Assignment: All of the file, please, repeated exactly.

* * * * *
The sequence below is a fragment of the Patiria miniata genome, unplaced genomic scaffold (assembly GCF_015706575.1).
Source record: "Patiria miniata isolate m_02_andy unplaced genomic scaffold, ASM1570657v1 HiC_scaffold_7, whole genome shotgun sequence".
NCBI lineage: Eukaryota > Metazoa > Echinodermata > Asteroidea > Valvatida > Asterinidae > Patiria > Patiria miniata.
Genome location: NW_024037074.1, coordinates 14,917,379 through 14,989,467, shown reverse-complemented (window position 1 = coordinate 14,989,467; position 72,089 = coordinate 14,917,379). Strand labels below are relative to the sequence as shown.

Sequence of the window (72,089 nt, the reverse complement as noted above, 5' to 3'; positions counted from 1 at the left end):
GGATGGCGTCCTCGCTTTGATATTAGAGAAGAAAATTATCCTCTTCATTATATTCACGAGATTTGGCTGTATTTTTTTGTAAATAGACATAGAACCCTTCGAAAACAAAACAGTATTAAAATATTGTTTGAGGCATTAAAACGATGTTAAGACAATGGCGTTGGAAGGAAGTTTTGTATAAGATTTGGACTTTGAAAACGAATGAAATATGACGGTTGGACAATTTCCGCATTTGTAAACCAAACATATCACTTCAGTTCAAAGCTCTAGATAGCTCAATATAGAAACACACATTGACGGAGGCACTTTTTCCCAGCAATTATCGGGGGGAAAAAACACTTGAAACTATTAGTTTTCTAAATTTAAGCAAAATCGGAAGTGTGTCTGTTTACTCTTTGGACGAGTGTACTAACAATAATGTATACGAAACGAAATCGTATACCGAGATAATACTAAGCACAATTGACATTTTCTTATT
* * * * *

The sequence below is a fragment of the Patiria miniata genome, unplaced genomic scaffold (assembly GCF_015706575.1).
Source record: "Patiria miniata isolate m_02_andy unplaced genomic scaffold, ASM1570657v1 HiC_scaffold_7, whole genome shotgun sequence".
NCBI lineage: Eukaryota > Metazoa > Echinodermata > Asteroidea > Valvatida > Asterinidae > Patiria > Patiria miniata.
Genome location: NW_024037074.1, coordinates 14,917,379 through 14,989,467, shown reverse-complemented (window position 1 = coordinate 14,989,467; position 72,089 = coordinate 14,917,379). Strand labels below are relative to the sequence as shown.

Sequence of the window (72,089 nt, the reverse complement as noted above, 5' to 3'; positions counted from 1 at the left end):
GGATGGCGTCCTCGCTTTGATATTAGAGAAGAAAATTATCCTCTTCATTATATTCACGAGATTTGGCTGTATTTTTTTGTAAATAGACATAGAACCCTTCGAAAACAAAACAGTATTAAAATATTGTTTGAGGCATTAAAACGATGTTAAGACAATGGCGTTGGAAGGAAGTTTTGTATAAGATTTGGACTTTGAAAACGAATGAAATATGACGGTTGGACAATTTCCGCATTTGTAAACCAAACATATCACTTCAGTTCAAAGCTCTAGATAGCTCAATATAGAAACACACATTGACGGAGGCACTTTTTCCCAGCAATTATCGGGGGGAAAAAACACTTGAAACTATTAGTTTTCTAAATTTAAGCAAAATCGGAAGTGTGTCTGTTTACTCTTTGGACGAGTGTACTAACAATAATGTATACGAAACGAAATCGTATACCGAGATAATACTAAGCACAATTGACATTTTCTTATT